Book Review: Dictionary of Christian Spirituality
By: Glen G. Scorgie; Gen. Ed.
Publisher: Zondervan ISBN: 9780310290667
I’ve only had a week to spend with this Dictionary of Christian Spirituality, but I know that I will refer to it often. I think it is very good and I’ve had to remind myself on the few occasions where I have been critical over items I found missing which I thought should have been included, that the book is (1) a compendium and not an exhaustive resource (2) a single volume and not a library. I make this comment because I have found the efforts of the editing team and the great team of contributors (over two-hundred) to be very impressive. I think this especially with understanding of the breadth and the depth of the subject covered (Christian Spirituality) and the diversity represented in the various “streams” of Christianity. I certainly would have appreciated a more comprehensive work, but understand there have to be parameters when restricted to a single volume. I believe this is a laudable effort when considering what the editors were aiming for with their finished work.
I appreciate the diversity of Bible translations used in the quotations and citations; among the versions used were: TNIV; Today’s New International Version, ASV; American Standard Version, ESV; English Standard Version, KJV; King James Version, NASB; New American Standard Version, NRSV; New Revised Standard Version, and the RSV; Revised Standard Version. Similarly, there is respectable diversity in major sources used for the dictionary. Some of the representations included the following: Ancient Christian Writers Series, Ante-Nicene Fathers, The Catholic Encyclopedia, Classics of Reformed Spirituality, Classics of Western Spirituality, Theological Dictionary of Old & New Testament (Botterweck, Ringgren, and Kittel), and The Westminster Theological Journal. As mentioned earlier, there are over two hundred contributors to this work also impressively diverse representing “the full spectrum of Protestants, including Calvinists and Wesleyans, Episcopalians and Anglicans, Pentecostals and Baptists, Seventh-day Adventists and Dispensationalists; also some Roman Catholics and Eastern Orthodox; and even a few who are not going to church at all right now” (pp 10-11).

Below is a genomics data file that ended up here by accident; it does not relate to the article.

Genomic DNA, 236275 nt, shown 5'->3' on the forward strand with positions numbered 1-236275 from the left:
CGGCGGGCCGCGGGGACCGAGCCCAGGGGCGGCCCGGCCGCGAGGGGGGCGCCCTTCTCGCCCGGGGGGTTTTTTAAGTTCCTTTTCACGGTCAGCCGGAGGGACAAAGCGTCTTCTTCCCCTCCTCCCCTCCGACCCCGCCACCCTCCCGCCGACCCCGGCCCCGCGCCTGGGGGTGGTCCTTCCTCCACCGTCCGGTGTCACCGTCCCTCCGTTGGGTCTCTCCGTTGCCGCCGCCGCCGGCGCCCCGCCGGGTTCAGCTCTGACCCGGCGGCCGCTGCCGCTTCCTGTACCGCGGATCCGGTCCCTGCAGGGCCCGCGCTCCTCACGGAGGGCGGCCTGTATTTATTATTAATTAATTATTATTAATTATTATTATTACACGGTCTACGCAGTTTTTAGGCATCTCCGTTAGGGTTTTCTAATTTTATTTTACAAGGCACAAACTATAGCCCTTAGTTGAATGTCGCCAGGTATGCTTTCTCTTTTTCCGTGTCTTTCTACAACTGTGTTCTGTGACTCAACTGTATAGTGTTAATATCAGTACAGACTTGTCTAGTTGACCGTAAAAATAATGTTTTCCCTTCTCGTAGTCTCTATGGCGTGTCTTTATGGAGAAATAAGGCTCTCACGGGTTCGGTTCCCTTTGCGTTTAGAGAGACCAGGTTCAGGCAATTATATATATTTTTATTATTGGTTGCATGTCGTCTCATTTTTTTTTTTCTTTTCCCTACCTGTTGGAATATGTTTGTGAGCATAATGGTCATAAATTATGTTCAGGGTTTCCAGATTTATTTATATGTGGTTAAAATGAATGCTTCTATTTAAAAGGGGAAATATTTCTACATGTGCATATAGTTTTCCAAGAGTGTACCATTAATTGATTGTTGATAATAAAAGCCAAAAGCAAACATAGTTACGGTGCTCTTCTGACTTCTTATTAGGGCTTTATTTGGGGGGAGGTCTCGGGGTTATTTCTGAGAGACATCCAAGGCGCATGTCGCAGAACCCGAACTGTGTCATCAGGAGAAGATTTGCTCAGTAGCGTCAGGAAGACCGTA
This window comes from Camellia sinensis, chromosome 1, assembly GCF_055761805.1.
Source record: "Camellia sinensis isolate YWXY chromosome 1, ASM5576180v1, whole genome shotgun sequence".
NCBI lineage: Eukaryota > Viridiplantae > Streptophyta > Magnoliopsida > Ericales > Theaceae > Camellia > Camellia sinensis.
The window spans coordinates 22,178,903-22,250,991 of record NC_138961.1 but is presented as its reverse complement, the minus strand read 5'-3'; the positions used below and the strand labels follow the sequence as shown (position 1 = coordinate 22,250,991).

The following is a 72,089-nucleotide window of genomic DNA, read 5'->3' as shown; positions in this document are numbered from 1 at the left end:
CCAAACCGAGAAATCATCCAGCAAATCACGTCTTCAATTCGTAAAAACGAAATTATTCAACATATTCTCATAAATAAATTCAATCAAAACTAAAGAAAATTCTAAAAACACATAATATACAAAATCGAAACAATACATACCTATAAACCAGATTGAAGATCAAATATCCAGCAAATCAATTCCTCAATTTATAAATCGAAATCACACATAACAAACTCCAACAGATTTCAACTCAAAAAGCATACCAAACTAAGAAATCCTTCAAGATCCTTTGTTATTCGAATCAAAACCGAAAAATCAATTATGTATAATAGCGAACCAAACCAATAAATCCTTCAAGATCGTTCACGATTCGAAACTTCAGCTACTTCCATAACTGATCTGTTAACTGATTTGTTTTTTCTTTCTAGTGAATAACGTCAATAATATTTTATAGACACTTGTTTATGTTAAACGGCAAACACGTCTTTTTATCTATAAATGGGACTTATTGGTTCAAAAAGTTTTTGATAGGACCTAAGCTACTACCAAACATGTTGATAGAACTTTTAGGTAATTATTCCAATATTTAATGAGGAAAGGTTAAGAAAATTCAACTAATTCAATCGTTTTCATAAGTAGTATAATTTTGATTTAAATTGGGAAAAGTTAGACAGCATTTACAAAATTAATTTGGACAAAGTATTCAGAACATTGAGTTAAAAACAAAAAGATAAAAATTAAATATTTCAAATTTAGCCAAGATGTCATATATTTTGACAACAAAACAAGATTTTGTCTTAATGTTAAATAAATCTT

The dictionary is presented in two major sections; Part One is titled Integrative Perspectives and consists of thirty four short essays spanning a broad range of spiritual theology topics. There is coverage of general terms and ideas (Spiritual Theology, Jesus, and The Holy Spirit), coverage of the historical development of Christian Spirituality (generalized, geographically, and culturally), and there are there are essays addressing experience and practice of Christian Spirituality as well. I have not found any of these essays that I’ve read to date uninteresting and I’ve appreciated the thorough list of sources cited as well as recommendations for further reading that are included at the end of each essay.
Part Two of the Dictionary of Christian Spirituality consists of nearly seven hundred alphabetized dictionary entries. There are some terms, names, and subjects that I have found missing, but believe the collection is more than satisfactory for an overview of Christian spirituality.
I think the editors of this resource hit the target they set for themselves. There are more comprehensive resources available; this is true, but it might be difficult to find a more accessible, academic, and affordable resource in a single package. This Dictionary can be equally useful for the scholar or new explorer. It is worthy of any bookshelf.